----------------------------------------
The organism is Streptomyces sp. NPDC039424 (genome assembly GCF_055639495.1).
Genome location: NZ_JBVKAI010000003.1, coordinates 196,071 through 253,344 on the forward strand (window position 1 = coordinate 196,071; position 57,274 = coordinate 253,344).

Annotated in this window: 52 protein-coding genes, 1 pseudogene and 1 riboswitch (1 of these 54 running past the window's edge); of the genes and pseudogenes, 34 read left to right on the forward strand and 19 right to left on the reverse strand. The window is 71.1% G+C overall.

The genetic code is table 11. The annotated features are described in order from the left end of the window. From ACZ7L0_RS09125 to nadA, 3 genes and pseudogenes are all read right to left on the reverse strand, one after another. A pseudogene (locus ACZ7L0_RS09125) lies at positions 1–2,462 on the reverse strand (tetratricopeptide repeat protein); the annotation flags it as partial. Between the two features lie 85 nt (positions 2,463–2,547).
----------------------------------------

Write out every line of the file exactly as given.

The organism is Streptomyces sp. NPDC039424 (genome assembly GCF_055639495.1).
Genome location: NZ_JBVKAI010000003.1, coordinates 196,071 through 253,344 on the forward strand (window position 1 = coordinate 196,071; position 57,274 = coordinate 253,344).

Annotated in this window: 52 protein-coding genes, 1 pseudogene and 1 riboswitch (1 of these 54 running past the window's edge); of the genes and pseudogenes, 34 read left to right on the forward strand and 19 right to left on the reverse strand. The window is 71.1% G+C overall.

The genetic code is table 11. The annotated features are described in order from the left end of the window. From ACZ7L0_RS09125 to nadA, 3 genes and pseudogenes are all read right to left on the reverse strand, one after another. A pseudogene (locus ACZ7L0_RS09125) lies at positions 1–2,462 on the reverse strand (tetratricopeptide repeat protein); the annotation flags it as partial. Between the two features lie 85 nt (positions 2,463–2,547).